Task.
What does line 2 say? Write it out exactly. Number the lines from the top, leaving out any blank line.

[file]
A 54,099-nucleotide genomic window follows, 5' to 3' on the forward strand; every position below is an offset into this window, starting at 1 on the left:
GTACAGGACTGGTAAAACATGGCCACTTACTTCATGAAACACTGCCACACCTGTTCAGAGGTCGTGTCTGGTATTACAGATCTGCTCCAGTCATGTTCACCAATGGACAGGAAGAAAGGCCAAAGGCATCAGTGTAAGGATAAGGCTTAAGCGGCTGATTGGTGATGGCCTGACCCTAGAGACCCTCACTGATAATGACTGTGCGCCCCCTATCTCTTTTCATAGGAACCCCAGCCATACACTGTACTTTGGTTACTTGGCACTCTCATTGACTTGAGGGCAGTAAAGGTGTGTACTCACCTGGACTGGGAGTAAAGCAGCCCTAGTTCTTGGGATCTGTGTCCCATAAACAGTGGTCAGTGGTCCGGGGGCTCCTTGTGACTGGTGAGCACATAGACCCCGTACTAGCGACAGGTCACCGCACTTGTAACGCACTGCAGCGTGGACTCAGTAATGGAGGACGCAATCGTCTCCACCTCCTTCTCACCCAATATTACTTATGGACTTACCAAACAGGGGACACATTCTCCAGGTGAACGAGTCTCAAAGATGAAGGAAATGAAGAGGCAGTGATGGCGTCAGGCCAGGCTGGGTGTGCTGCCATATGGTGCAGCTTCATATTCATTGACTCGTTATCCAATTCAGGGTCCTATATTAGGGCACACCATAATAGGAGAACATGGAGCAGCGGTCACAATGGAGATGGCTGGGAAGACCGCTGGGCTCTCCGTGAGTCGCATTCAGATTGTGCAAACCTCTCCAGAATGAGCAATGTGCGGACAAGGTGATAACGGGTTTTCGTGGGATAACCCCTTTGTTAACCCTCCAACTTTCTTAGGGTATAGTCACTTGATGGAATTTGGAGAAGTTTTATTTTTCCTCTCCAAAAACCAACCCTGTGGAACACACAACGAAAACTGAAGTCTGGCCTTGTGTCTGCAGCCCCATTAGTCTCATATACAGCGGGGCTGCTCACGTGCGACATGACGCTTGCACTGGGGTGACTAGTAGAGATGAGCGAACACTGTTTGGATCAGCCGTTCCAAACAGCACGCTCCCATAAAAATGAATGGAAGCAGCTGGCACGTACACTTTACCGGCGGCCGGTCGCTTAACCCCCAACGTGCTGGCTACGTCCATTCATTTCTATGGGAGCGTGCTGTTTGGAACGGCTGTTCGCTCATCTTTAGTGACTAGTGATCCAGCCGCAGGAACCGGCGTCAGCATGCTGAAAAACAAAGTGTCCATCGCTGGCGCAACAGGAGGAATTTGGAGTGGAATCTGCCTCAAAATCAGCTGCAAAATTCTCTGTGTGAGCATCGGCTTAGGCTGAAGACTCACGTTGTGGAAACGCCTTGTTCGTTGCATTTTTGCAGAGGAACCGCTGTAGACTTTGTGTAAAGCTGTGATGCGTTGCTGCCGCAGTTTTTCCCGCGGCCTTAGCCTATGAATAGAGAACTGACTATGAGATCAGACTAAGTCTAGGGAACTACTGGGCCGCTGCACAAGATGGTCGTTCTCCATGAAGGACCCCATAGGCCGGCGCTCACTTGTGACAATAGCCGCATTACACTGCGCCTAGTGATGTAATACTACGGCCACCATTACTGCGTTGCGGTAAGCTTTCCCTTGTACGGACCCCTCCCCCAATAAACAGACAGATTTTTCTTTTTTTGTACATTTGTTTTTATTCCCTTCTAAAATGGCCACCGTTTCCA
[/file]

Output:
GTACAGGACTGGTAAAACATGGCCACTTACTTCATGAAACACTGCCACACCTGTTCAGAGGTCGTGTCTGGTATTACAGATCTGCTCCAGTCATGTTCACCAATGGACAGGAAGAAAGGCCAAAGGCATCAGTGTAAGGATAAGGCTTAAGCGGCTGATTGGTGATGGCCTGACCCTAGAGACCCTCACTGATAATGACTGTGCGCCCCCTATCTCTTTTCATAGGAACCCCAGCCATACACTGTACTTTGGTTACTTGGCACTCTCATTGACTTGAGGGCAGTAAAGGTGTGTACTCACCTGGACTGGGAGTAAAGCAGCCCTAGTTCTTGGGATCTGTGTCCCATAAACAGTGGTCAGTGGTCCGGGGGCTCCTTGTGACTGGTGAGCACATAGACCCCGTACTAGCGACAGGTCACCGCACTTGTAACGCACTGCAGCGTGGACTCAGTAATGGAGGACGCAATCGTCTCCACCTCCTTCTCACCCAATATTACTTATGGACTTACCAAACAGGGGACACATTCTCCAGGTGAACGAGTCTCAAAGATGAAGGAAATGAAGAGGCAGTGATGGCGTCAGGCCAGGCTGGGTGTGCTGCCATATGGTGCAGCTTCATATTCATTGACTCGTTATCCAATTCAGGGTCCTATATTAGGGCACACCATAATAGGAGAACATGGAGCAGCGGTCACAATGGAGATGGCTGGGAAGACCGCTGGGCTCTCCGTGAGTCGCATTCAGATTGTGCAAACCTCTCCAGAATGAGCAATGTGCGGACAAGGTGATAACGGGTTTTCGTGGGATAACCCCTTTGTTAACCCTCCAACTTTCTTAGGGTATAGTCACTTGATGGAATTTGGAGAAGTTTTATTTTTCCTCTCCAAAAACCAACCCTGTGGAACACACAACGAAAACTGAAGTCTGGCCTTGTGTCTGCAGCCCCATTAGTCTCATATACAGCGGGGCTGCTCACGTGCGACATGACGCTTGCACTGGGGTGACTAGTAGAGATGAGCGAACACTGTTTGGATCAGCCGTTCCAAACAGCACGCTCCCATAAAAATGAATGGAAGCAGCTGGCACGTACACTTTACCGGCGGCCGGTCGCTTAACCCCCAACGTGCTGGCTACGTCCATTCATTTCTATGGGAGCGTGCTGTTTGGAACGGCTGTTCGCTCATCTTTAGTGACTAGTGATCCAGCCGCAGGAACCGGCGTCAGCATGCTGAAAAACAAAGTGTCCATCGCTGGCGCAACAGGAGGAATTTGGAGTGGAATCTGCCTCAAAATCAGCTGCAAAATTCTCTGTGTGAGCATCGGCTTAGGCTGAAGACTCACGTTGTGGAAACGCCTTGTTCGTTGCATTTTTGCAGAGGAACCGCTGTAGACTTTGTGTAAAGCTGTGATGCGTTGCTGCCGCAGTTTTTCCCGCGGCCTTAGCCTATGAATAGAGAACTGACTATGAGATCAGACTAAGTCTAGGGAACTACTGGGCCGCTGCACAAGATGGTCGTTCTCCATGAAGGACCCCATAGGCCGGCGCTCACTTGTGACAATAGCCGCATTACACTGCGCCTAGTGATGTAATACTACGGCCACCATTACTGCGTTGCGGTAAGCTTTCCCTTGTACGGACCCCTCCCCCAATAAACAGACAGATTTTTCTTTTTTTGTACATTTGTTTTTATTCCCTTCTAAAATGGCCACCGTTTCCA